Liquidity Trader – Macro Liquidity- Fed and Banking

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Fed’s Curve Flattening Starts To Flatten Stock Prices

The Fed has cut back its POMO purchases to an average of $8 billion per day of Treasuries and $6 billion of MBS this week. That’s down from $10 billion and $8 billion last week, and hundreds of billions in the peak of the panic in April.

The effects of that are beginning to show up in stock prices.  Be prepared because here’s what happens next.

The Fed Flattens The Curve – Stocks Follow

Today’s the day. The Fed announces its next plan. You may have already seen it by the time you read this.

But really. What difference does it make? The Fed has trashed its plan without notice 3 times in the past year and a half.

In the past 2 months, it has had no plan at all. It just responds willy-nilly to whatever happens in the news. My god! The Fed bailed out Carnival Cruise Lines. You know we’re in trouble when the Fed bails out Carnival. The blatant cronyism of the plutocrat class is breathtaking. And the sheep just yawn, placated by a few crumbs thrown their way.

So Jerry and the JayJays will sing yet a new song today. Maybe they’ll stick with the new tune for a few weeks or months. Maybe they won’t. We just have to keep tracking what they do and watching the market response.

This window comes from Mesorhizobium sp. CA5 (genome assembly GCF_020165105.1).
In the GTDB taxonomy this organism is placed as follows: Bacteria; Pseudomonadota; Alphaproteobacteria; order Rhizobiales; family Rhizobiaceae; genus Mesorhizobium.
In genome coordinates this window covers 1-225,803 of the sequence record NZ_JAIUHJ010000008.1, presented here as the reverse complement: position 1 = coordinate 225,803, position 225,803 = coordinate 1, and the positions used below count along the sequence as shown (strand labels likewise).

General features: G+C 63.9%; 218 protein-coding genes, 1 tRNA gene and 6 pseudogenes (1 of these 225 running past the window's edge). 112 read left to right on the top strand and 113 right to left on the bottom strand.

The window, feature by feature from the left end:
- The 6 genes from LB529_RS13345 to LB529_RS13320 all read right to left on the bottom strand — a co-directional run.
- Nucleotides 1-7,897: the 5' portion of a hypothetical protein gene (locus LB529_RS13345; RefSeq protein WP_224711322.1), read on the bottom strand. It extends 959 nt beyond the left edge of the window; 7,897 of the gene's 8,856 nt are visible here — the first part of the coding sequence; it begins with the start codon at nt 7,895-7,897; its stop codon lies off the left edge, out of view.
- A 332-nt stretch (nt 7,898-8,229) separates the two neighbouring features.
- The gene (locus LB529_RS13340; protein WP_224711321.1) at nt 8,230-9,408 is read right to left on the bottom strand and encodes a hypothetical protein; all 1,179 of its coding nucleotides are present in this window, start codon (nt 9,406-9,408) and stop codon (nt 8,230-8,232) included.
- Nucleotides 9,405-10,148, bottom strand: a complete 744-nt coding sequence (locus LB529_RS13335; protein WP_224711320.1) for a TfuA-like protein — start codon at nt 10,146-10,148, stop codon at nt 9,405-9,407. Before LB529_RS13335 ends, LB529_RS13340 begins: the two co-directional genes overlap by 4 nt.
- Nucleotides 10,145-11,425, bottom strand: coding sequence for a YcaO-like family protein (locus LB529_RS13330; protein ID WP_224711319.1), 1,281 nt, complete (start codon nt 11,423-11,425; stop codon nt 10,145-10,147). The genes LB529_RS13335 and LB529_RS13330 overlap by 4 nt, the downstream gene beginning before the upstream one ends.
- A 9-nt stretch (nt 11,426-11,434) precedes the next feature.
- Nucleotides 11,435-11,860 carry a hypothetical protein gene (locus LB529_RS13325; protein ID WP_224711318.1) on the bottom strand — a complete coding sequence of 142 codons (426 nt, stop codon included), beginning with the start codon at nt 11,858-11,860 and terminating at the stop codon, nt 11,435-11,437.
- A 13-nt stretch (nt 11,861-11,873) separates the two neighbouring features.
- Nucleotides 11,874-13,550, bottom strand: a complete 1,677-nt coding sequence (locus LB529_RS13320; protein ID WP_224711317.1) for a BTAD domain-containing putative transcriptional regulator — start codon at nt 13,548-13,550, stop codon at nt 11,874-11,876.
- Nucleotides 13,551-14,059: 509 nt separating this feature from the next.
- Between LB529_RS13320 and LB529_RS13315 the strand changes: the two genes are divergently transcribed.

Here’s what you need to know.

These Charts Show The Fed Is the Market Ventilinflator

Fed QE QE

Ever resolute, the Fed kept pumping the cash into Primary Dealer accounts. It kept at it until, as I calculated elsewhere, it had pumped in about $800 billion more than the dealers, and indeed the entire world, needed to absorb the flood of Treasury supply that was hammering it. That happened by the middle of April.

It was enough for the dealers to get back to their fun business of acquiring inventories of stocks, marking them up, triggering short squeezes, and convincing their herds of institutional sheep customers to follow the shorts and dive back into the market with whatever cash they had raised on the way down.

It worked, as we all know. Stocks have recovered around 55% of what they lost in the crash.

But the Fed has started to do the tighten up. Here’s what you need to know.